While Mr. Howard is undoubtedly remorseful over this tragic event that does not excuse his responsibility nor duty to follow the rules. I think this is a good time for a quick checklist and refresher course for everyone. I have looked around the internet and compiled some good rules that everyone needs to follow and thrown in a few of my own taught to me by my Dad.
Firearm Safety Rules Everyone Should Follow
Most important rule. Treat every Firearm as if it were loaded. If you follow this rule the chance that you may accidentally harm yourself or others is greatly diminished. Don’t forget to check the chamber as well before you assume it is unloaded. And even when it is unloaded, don’t clean or disassemble it near other people especially children. Find a safe and well-lit place away from other people.
Don’t buy a gun unless you have the necessary knowledge to use it safely. Know how to operate the gun safely. If you’ve just purchased a brand new firearm, don’t go straight from the gun store to the range. Take it home first, and spend a few days to familiarize yourself with its operation. Don’t practice by loading ammunition into it! Check online for a manual if you don’t have one or look on Youtube for instructional videos on your model.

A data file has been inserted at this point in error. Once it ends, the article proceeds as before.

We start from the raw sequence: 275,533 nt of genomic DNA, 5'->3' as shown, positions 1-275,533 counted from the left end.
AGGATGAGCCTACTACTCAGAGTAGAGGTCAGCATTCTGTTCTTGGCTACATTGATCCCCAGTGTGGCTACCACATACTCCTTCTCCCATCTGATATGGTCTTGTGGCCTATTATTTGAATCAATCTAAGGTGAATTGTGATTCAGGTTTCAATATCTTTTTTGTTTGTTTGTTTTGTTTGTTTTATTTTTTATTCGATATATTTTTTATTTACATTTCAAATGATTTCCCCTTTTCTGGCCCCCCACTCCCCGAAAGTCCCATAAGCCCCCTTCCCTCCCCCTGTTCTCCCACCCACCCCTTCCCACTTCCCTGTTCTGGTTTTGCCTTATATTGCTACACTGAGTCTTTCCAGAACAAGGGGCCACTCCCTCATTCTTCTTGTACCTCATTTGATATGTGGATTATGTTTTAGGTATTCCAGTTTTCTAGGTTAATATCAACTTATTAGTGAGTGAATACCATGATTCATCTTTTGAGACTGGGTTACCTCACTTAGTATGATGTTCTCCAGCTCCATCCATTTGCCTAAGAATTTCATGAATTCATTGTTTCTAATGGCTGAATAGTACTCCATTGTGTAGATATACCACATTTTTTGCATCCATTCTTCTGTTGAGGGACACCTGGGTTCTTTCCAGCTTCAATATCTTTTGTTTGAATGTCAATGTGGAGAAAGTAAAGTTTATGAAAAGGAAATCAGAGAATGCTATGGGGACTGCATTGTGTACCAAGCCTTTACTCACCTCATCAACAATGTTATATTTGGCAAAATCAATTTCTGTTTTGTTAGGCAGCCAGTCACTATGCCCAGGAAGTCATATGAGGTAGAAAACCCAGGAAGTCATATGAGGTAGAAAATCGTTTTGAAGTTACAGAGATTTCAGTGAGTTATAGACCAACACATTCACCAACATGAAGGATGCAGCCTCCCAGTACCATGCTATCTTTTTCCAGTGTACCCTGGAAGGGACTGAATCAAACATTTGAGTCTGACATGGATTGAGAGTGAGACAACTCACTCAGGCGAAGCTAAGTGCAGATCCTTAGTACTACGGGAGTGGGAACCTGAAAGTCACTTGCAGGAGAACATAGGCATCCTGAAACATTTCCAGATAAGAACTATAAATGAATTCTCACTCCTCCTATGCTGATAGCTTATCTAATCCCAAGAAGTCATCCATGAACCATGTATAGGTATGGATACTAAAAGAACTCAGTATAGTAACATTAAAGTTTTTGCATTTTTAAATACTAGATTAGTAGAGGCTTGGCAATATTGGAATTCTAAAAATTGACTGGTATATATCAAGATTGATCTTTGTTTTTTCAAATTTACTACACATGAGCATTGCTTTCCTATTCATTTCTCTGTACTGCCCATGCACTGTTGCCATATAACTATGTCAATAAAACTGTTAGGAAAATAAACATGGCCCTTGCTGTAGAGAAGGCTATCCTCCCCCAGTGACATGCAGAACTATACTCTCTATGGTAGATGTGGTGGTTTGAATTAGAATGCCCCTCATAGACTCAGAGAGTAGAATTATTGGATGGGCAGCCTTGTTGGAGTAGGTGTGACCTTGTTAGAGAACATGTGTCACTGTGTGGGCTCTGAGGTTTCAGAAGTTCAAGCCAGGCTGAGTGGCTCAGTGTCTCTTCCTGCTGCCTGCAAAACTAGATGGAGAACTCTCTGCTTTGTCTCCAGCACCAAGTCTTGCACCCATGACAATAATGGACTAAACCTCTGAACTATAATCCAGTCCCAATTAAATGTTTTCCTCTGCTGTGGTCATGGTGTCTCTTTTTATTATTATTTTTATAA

Always keep the muzzle pointed in a safe direction. Most firearm accidents are followed by somebody saying, “I didn’t know it was loaded!” Always assume it’s loaded, and treat it as if it were.
Always keep your finger off the trigger until you are ready to shoot. This is obvious, since the trigger is designed to fire the gun. Do not rely on the safety to stop the gun from firing if the trigger is pulled. The safety by no means makes a loaded firearm completely safe. I don’t even know why they call it a “safety”. It should be called a “not as dangerous”.
Always keep the gun unloaded until it is ready to use. Always check the magazine and the chamber before handling a weapon. A gun can still fire with an empty magazine if there’s a round in the chamber. I personally never keep any guns loaded at my house, and I don’t load them until I’m ready to fire at the range.
Be sure the gun is safe to operate. If you’re not sure, have a professional check it. Guns can and do blow up in your face so don’t take a chance if you think something is wrong and many places offer lifetime warranties on repairs.
Use only the correct ammunition for the gun. This information is usually stamped in the barrel/chamber of the gun.
Know your target and what is beyond it. Never shoot at a skylined object. Never shoot over water or ice since bullets can ricochet and fly off in unpredictable directions.